Visit to the JCC Triggers Fond Reflection of the Past

When I first came to TAPP over three years ago, I had the fortune of crossing paths with Jaye Bittner, then the coordinator of SMART (Science, Math and the Right Technology), during her last year before retirement. At Jaye’s retirement, I met her Aunt Annette who told me she had worked at the Jewish Community Center for 65 years.

Her conversation with me prompted a memory of a positive experience I had with JCC. In the mid-1990’s as a recent single mother raising two children on my own, someone at JCC arranged for a summer pass for my children and me to have access to their community pool.

That summer, my two and five year olds became good swimmers and we made it pleasantly through the summer months enjoying the pool with their community, including our mayor and his family.

It turns out that Annette Sagerman was that person. Tears came to my eyes as I was able to thank the woman who had given such a supportive gift to me at such a vulnerable time in my life.

So, when I began to search for the women elders who would share their stories with our students this past fall I thought of Annette Sagerman. When Jaye advised me that Annette was not able to participate, I called the JCC and spoke with Slava Nelson, a Jewish woman from Kiev, and the wheels were set in motion for our guest speaker, Rosita Kaplin, a woman of Russian parents who was born in Cuba and came here as a teenager to be our speaker for the Oral History Quilt and Theatre Project.

This experience proved mutually exciting for all parties and it was during that participation here at TAPP that Slava began to envision a permanent art studio at JCC. When I arrived on the campus to speak to the elders who gather there for lunch, Slava proudly showed me their new permanent art studio at the JCC.

Another unexpected pleasure from my visit with the elders at JCC was meeting the wife of the late Ernie Marx, who was a survivor of the Holocaust and educational advocate who took many teachers and students on day visits to Washington, D.C. to the U.S. Holocaust Memorial Museum. I often think back to that life altering experience and to Ernie who, with a patient and kind heart,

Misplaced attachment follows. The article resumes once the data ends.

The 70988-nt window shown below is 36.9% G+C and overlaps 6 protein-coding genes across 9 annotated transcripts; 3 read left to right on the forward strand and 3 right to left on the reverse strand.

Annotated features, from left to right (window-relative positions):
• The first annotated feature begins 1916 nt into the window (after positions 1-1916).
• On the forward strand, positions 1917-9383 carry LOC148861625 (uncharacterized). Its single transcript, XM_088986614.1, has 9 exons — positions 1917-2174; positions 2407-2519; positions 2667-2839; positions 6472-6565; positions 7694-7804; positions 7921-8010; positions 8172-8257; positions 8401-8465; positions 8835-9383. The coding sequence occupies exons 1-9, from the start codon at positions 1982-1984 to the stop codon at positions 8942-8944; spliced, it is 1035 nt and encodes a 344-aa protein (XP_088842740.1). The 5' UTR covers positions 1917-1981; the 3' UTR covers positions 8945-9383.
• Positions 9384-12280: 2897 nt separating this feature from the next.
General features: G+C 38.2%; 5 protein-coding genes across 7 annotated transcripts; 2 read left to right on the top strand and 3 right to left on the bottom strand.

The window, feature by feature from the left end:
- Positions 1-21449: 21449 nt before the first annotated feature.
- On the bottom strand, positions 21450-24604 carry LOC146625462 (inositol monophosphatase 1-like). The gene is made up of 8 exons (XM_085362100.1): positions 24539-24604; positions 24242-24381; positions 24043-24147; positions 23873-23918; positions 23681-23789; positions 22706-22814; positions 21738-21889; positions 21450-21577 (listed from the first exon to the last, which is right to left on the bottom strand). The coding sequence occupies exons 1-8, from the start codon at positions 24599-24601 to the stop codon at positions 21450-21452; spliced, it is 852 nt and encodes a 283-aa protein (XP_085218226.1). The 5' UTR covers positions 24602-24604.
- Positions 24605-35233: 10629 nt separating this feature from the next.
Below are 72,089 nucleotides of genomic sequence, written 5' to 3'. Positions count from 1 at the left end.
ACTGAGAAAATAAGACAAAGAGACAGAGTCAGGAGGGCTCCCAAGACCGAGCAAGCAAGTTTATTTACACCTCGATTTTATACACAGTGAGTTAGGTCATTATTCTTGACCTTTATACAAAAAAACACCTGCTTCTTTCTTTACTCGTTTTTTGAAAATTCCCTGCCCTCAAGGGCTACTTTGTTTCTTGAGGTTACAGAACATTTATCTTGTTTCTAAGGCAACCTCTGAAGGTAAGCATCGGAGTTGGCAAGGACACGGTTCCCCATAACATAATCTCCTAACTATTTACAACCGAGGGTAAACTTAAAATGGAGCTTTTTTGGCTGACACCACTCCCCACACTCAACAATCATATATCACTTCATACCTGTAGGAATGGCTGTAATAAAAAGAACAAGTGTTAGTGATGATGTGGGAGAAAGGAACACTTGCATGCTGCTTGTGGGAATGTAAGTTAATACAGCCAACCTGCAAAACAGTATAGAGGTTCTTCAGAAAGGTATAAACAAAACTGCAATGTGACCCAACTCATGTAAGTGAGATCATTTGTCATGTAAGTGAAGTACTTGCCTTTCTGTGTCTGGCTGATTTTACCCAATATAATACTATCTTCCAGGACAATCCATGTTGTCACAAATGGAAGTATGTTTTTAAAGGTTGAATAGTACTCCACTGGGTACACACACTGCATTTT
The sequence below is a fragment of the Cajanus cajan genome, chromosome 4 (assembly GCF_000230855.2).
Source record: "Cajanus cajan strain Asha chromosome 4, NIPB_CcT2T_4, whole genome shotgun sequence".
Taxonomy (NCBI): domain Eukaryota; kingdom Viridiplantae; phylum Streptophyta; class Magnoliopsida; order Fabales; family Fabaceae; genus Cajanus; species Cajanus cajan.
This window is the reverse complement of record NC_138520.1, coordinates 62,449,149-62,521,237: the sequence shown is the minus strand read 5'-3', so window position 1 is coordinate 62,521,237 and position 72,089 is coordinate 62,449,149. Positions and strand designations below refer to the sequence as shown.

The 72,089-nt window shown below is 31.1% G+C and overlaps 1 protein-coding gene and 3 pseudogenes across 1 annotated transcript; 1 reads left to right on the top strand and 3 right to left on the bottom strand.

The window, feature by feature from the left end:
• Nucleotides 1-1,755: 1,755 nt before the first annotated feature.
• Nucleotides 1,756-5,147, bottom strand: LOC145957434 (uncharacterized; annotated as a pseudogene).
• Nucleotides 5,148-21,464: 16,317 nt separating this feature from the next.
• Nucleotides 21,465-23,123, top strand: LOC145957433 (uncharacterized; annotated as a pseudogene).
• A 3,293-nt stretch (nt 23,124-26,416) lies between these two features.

Ernie’s commitment to telling the story and his presence with those of us going through that experience were profound and absolutely the best professional development I have ever done. I shared his story with me and so many others. It was a tremendous honor to meet his wife Thelma and speak to her over lunch.

Now in telling this, I realize I had an earlier encounter with JCC. When I gave birth to my second child, I planned for a homebirth and we prepared for that special day. My neighbor friend, Ruth Farrell (the mother of the now famous professional soccer player, Andrew Farrell), was teaching English to immigrants who had newly arrived at the Jewish Community Center.

The day I went into labor, Ruth had only one student, so she brought her elderly Russian woman student along with her to my home for the home birth, truly a cultural educational experience.

A few weeks later, I realized this Russian woman was, for all practical purposes, my daughter’s spiritual grandmother. After my daughter was born, I entered Ruth’s house with my bundle, and that Jewish grandmother embraced me with great excitement, and held my daughter for hours, as if my child was her very own granddaughter.

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